Objective: Limb-sparing surgery is the mainstay treatment for musculoskeletal tumors thanks to advances in surgical techniques, imaging modalities and multimodal therapies. As patients survive longer, plastic reconstructive procedures and revision surgery are increasingly required after tumor excision. Infection rate is reported to be up to 20% after prosthetic replacement and 30-44% after pelvic resection. The purpose of this study was to investigate the incidence of surgical site infections (SSIs), identifying the causative microrganisms related to specific surgical procedures and significant risk factors for SSIs. Methods: We retrospectively reviewed 723 interventions performed between 2009 and 2015 for oncological conditions. Non neoplastic lesions, aseptic wound complications, non-skeletally mature patients were excluded. Standardised antibiotic prophylaxis was used for different surgical procedures and maintained until removal of surgical drains. Results: Without considering tumor types and surgical sites, the overall infection rate was 8.7% (63/724). Infection occurred in prosthetic reconstruction with an incidence rate of 7.8%, whereas almost half of patients having undergone pelvic surgery got infected and about 20% of patients with spinal surgery and amputations were infected. Pelvic location, malignancy and radiotherapy were related to a major risk of SSI. The causative pathogens were detected in all examined cases. The most frequent pathogens detected by culture included Staphylococcus aureus (27 cases, 47.4%) and S. epidermidis (10 cases, 17.5%). Among the S. aureus cases, 10/27 cases (37%) were methicillin-resistant S. aureus (MRSA). Sixty-three out of 130 microbial isolations (47.7%) were nosocomial ALERT organisms. Conclusion: Oncologic orthopedic surgery is burdened by frequent and challenging SSIs because of extensive soft tissues dissection, long operative times and poor skin conditions. Patients are immunosuppressed and often have concomitant comorbidities predisposing to SSIs. Monitoring of local bacterial aetiology of SSIs could help orthopedic oncologic specialized centres in achieving the optimisation of antibiotic prophylactic regimens.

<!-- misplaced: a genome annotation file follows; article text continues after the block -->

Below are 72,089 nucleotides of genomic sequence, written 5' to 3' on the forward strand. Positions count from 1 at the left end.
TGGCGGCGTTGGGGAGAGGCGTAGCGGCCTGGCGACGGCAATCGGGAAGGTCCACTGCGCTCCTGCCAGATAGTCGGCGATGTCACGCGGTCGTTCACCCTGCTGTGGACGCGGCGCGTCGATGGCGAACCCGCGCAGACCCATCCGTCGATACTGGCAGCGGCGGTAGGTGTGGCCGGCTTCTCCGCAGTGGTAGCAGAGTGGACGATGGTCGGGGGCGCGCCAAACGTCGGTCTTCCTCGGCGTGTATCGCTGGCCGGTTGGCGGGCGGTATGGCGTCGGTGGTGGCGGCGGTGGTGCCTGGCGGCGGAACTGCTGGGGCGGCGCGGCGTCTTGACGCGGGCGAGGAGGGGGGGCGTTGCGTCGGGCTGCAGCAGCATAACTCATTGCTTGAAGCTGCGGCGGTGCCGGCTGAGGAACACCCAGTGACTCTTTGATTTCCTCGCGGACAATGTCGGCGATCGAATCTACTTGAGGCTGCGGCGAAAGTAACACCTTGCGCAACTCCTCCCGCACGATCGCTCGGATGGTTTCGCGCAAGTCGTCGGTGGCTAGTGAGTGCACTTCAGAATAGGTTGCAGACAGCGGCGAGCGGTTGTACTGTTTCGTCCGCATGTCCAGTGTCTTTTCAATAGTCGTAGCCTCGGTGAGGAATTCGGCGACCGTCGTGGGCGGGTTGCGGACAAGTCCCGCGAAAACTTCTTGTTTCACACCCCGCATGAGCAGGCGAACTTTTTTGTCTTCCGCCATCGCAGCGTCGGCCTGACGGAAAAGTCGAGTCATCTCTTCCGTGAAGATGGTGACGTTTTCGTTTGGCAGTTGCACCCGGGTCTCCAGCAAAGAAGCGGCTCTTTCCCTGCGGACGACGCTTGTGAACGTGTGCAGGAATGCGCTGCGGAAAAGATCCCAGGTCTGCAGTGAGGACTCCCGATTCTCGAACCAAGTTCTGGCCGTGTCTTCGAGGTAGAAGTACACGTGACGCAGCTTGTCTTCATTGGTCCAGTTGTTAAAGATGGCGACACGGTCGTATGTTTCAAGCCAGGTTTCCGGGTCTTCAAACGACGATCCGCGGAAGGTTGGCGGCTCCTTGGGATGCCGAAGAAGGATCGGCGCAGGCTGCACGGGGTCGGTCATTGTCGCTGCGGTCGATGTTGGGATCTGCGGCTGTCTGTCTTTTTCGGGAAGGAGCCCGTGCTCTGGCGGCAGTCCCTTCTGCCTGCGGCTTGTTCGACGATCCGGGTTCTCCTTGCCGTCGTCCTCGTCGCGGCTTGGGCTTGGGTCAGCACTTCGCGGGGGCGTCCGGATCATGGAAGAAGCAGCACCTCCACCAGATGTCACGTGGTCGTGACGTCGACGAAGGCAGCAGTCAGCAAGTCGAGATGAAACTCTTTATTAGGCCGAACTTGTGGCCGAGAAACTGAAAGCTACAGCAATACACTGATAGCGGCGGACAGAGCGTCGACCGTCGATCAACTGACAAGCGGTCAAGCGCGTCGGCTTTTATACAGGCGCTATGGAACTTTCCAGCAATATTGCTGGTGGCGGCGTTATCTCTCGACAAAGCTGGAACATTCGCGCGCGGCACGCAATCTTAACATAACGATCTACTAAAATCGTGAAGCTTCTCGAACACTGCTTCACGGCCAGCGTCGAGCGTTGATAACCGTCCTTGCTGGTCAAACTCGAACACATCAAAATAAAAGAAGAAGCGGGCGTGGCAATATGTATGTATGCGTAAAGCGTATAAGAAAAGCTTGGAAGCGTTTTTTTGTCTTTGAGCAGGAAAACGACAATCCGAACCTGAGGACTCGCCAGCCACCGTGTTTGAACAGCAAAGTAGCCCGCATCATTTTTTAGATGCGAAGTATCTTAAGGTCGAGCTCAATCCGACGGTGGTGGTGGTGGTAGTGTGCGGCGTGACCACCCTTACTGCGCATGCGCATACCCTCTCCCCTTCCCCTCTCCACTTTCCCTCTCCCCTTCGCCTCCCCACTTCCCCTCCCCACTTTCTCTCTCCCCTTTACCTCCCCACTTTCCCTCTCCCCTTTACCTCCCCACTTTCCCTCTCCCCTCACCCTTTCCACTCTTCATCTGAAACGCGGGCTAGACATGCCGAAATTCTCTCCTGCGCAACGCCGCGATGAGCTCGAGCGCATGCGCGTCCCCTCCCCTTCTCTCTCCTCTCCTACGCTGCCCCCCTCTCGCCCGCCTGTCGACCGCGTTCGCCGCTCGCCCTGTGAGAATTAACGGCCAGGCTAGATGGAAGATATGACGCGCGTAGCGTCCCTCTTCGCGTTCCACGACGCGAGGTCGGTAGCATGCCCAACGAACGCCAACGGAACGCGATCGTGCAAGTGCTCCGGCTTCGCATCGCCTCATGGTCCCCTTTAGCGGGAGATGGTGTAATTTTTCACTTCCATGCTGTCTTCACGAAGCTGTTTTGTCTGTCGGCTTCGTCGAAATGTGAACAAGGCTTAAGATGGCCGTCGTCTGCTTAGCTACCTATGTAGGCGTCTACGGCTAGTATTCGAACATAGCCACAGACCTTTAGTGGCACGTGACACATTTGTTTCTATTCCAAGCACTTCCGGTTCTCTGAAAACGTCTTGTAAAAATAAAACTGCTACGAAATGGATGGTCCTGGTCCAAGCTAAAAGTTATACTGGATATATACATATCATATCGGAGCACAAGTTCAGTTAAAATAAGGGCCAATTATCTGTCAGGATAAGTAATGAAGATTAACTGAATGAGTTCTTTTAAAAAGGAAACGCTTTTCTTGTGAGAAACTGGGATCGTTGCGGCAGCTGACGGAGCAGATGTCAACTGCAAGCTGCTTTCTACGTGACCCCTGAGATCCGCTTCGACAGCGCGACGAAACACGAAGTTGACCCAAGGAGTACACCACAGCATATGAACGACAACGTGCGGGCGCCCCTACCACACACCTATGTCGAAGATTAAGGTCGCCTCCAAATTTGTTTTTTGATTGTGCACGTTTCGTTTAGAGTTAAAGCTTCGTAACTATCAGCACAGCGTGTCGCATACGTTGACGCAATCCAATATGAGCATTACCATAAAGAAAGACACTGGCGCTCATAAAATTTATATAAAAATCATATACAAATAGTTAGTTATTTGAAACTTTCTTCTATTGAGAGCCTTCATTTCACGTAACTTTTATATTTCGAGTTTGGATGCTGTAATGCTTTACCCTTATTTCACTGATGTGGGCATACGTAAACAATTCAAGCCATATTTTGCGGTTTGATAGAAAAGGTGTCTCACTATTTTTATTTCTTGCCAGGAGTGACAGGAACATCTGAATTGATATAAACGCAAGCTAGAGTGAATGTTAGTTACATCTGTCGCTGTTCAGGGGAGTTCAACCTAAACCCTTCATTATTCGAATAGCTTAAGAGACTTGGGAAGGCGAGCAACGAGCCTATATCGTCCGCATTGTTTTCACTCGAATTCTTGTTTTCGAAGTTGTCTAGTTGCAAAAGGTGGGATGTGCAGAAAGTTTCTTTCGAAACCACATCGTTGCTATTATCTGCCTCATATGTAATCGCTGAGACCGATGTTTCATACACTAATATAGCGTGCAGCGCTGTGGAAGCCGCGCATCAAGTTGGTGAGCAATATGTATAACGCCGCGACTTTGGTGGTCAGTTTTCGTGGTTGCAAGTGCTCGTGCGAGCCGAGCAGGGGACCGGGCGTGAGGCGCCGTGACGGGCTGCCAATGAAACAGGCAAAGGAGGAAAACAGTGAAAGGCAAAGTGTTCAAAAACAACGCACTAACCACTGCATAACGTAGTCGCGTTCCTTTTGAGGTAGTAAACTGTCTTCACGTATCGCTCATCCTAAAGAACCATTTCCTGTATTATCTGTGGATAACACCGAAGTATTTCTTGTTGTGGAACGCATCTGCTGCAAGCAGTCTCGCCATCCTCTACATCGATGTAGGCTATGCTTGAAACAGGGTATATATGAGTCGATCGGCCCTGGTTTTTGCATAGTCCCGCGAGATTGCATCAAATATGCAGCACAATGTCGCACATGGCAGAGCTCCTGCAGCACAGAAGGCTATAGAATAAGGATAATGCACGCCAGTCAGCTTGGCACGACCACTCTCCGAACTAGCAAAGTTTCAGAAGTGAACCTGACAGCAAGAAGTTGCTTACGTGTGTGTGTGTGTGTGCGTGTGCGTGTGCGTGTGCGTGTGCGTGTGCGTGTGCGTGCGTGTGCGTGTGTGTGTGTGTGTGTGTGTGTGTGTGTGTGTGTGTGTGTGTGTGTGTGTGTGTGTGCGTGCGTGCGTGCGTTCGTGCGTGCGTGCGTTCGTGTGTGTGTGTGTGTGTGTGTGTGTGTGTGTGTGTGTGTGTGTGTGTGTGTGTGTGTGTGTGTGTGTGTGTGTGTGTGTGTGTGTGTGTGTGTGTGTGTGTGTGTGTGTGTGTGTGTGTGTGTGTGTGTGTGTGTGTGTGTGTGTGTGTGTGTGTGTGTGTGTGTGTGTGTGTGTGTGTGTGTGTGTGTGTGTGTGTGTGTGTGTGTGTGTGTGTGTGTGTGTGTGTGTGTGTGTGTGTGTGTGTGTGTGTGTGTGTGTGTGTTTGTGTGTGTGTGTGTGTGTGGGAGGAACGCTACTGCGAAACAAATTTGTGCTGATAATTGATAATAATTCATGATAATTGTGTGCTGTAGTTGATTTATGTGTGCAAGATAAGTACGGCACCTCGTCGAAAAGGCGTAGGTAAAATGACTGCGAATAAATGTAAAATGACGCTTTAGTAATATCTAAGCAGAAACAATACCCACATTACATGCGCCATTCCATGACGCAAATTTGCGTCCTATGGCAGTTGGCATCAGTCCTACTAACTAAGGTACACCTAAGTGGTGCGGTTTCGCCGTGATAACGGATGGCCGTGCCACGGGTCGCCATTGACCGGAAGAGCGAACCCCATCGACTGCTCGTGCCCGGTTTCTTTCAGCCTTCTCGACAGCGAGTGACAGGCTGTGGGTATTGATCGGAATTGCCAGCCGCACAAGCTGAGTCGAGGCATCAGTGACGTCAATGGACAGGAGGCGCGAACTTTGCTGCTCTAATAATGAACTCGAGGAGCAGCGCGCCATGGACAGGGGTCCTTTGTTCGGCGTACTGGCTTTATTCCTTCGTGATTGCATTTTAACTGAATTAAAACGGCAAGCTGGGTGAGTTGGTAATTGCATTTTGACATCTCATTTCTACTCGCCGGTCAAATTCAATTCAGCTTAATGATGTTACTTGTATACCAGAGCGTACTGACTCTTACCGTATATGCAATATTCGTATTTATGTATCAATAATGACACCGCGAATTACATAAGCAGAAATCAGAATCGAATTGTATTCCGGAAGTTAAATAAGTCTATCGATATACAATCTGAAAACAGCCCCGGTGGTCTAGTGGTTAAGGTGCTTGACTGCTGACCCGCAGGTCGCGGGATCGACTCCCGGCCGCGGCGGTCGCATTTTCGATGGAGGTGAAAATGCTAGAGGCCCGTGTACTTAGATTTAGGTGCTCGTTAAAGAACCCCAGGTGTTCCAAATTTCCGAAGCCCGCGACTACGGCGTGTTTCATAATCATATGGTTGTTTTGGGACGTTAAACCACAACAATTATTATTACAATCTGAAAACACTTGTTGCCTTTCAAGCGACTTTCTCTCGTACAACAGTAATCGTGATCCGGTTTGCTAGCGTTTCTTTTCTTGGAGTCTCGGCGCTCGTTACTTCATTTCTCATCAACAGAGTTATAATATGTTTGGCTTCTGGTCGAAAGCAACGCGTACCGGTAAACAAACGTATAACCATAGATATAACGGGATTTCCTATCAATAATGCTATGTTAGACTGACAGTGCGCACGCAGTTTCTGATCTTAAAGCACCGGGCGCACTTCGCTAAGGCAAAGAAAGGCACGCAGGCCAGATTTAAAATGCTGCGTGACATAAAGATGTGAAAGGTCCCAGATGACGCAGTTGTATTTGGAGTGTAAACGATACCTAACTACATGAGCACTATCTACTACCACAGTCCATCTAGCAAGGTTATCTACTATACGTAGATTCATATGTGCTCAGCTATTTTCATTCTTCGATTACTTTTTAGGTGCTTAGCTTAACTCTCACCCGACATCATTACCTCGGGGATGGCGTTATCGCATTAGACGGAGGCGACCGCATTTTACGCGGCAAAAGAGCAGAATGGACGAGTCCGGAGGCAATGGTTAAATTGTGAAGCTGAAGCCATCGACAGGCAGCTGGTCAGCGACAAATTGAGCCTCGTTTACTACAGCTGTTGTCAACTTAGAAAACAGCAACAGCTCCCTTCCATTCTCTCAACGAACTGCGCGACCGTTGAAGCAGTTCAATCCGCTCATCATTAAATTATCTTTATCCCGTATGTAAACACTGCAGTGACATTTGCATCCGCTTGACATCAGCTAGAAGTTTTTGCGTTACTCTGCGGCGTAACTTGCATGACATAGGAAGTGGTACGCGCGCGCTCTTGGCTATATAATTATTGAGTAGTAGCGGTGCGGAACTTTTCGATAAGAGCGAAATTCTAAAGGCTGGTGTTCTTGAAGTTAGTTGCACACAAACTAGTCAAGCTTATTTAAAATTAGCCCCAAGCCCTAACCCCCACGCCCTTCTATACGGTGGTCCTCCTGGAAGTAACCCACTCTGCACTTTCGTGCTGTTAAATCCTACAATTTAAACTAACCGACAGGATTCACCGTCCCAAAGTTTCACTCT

Keywords

Surgical site infections; Bone and soft tissues tumors; Epidemiology; Risk factors; Orthopedic oncologic surgery; Microbial isolations; Tumor prostheses

Introduction